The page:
A Goldman Sachs International adviser defended compensation in the finance industry as his company plans a near-record year for pay, saying the spending will help boost the economy.

“We have to tolerate the inequality as a way to achieve greater prosperity and opportunity for all,” Brian Griffiths, who was a special adviser to former British Prime Minister Margaret Thatcher, said yesterday at a panel discussion at St. Paul’s Cathedral in London. The panel’s discussion topic was, “What is the place of morality in the marketplace?”

Goldman Sachs Group Inc., based in New York, set aside $16.7 billion for compensation and benefits in the first nine months of 2009, up 46 percent from a year earlier and enough to pay each worker $527,192 for the period. The amount set aside this year is just shy of the all-time high $16.9 billion allocated in the first three quarters of 2007. Goldman Sachs spokesman Michael DuVally in New York declined to comment.

Banks in the U.K. and U.S. have been pressured by lawmakers to contain compensation after bailouts of financial firms by national governments. Goldman Sachs repaid $10 billion plus dividends to the U.S. government this year, and resumed allocating billions of dollars for year-end bonuses after slashing compensation last year when the firm reported its first quarterly loss.

Griffiths, 67, called on bankers to boost their charitable giving to help improve the financial industry’s reputation following a worldwide crisis.

‘Much Is Expected’

“To whom much is given much is expected,” he said. “There is a sense that if you make money you are expected to give.”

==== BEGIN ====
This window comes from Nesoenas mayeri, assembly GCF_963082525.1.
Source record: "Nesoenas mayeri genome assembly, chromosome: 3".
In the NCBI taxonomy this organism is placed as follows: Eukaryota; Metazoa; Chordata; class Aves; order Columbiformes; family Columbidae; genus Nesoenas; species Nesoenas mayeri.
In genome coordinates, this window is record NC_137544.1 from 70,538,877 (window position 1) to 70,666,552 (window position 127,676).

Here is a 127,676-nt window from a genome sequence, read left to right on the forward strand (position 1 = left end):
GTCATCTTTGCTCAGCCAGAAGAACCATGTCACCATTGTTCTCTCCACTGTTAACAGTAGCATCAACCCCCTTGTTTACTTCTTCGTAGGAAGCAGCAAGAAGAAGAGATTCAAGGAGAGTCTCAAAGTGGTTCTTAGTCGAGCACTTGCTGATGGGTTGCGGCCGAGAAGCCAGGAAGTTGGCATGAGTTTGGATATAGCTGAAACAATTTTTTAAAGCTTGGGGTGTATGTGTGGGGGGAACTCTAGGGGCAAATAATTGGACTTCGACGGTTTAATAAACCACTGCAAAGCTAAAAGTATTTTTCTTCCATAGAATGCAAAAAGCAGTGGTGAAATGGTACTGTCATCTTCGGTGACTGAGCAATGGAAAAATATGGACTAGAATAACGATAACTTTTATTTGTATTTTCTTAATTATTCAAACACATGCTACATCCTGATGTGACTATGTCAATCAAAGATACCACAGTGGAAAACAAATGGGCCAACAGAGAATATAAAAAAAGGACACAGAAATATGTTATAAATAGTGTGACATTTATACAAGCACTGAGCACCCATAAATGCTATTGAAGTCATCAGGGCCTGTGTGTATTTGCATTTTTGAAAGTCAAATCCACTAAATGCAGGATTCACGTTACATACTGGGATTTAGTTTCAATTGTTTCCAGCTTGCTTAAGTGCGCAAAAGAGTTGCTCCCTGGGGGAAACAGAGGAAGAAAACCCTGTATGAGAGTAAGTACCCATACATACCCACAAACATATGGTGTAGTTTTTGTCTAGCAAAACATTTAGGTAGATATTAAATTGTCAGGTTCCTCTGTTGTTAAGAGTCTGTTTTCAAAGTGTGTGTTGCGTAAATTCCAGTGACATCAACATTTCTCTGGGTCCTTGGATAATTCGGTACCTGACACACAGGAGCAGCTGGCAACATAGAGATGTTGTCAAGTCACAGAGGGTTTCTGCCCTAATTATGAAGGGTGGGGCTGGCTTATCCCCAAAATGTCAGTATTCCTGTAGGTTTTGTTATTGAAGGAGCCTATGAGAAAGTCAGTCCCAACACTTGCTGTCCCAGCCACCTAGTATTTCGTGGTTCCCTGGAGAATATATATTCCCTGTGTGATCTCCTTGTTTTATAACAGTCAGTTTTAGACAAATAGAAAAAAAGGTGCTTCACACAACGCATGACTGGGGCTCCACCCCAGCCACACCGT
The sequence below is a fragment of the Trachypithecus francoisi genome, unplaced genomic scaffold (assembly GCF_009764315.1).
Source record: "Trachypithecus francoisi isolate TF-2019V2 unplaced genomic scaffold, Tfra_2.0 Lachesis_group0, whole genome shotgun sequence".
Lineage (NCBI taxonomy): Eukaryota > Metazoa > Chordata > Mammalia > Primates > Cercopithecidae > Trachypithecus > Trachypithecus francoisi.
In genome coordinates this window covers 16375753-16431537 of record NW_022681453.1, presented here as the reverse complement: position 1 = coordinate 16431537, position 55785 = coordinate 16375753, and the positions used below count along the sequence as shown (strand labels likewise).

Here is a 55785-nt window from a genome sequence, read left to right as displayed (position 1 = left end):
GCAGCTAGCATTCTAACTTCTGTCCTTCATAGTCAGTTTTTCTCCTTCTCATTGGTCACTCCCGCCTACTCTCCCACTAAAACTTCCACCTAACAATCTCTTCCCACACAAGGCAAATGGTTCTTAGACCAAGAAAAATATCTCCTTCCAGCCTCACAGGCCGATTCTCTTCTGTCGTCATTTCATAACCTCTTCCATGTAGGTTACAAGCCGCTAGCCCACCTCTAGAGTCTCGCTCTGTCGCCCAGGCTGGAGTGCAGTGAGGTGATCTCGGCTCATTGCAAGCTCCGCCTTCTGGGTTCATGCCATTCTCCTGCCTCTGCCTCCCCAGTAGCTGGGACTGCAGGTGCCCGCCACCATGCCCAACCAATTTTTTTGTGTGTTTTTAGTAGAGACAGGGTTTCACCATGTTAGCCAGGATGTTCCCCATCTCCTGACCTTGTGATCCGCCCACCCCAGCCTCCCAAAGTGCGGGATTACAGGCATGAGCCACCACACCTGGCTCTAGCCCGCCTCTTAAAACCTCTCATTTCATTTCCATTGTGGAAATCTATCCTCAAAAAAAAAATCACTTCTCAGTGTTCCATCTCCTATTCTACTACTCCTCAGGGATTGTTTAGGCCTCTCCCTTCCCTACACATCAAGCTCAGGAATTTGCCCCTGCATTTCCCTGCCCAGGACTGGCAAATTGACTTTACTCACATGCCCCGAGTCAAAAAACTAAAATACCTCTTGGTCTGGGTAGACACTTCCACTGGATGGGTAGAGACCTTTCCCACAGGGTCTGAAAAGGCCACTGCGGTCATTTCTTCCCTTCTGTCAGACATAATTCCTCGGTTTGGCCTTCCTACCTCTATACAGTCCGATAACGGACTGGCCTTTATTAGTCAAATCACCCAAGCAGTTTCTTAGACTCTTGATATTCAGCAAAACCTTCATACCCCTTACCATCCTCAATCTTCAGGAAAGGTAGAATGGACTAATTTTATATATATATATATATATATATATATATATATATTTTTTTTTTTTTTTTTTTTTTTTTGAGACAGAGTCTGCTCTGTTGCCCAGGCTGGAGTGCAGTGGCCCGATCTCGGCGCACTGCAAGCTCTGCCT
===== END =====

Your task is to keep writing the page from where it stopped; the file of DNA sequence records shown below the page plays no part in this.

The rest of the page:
Griffiths said that banks should hire and promote people based on criteria beyond how much money they could or did make.

“It was the failed moral compass of bankers which was primarily responsible for why we had this crisis,” he said. “The question is: what can we do in the culture of institutions to make them behave in a more socially responsible way?”

Financial Services Authority Chairman Adair Turner, speaking at the same event, repeated his call for a global tax on financial transactions, a so-called Tobin Tax. He said in August a tax could redistribute bank profits to the world’s poor and to causes like fighting climate change.

“The role of regulation is to bring a concordance between private actions and beneficial results,” Turner, 54, said yesterday. Central bankers, lawmakers and regulators bear the greatest blame for the seeds of the financial crisis, not traders or their senior executives, he said.

Tobin Tax

James Tobin proposed a tax in 1971 on currency trading to deter speculation in the wake of the collapse of the Bretton Woods system of pegging currencies. Tobin, who died in 2002, won the 1981 Nobel Prize for his work on financial markets.

Turner told U.K. banks last month that they should place “social usefulness” above profit. Prime Minister Gordon Brown and the leader of the Anglican Church, Archbishop of Canterbury Rowan Williams, have previously warned against banks returning to “business as usual” amid concerns that momentum for policy changes in the wake of the financial crisis will subside.

Turner and Griffiths spoke at London’s 300-year-old landmark church where Winston Churchill’s funeral was held. The event was organized by the St Paul’s Institute, a group that “seeks to recapture the cathedral’s ancient role as a center of education or public debate.”

Read the original article.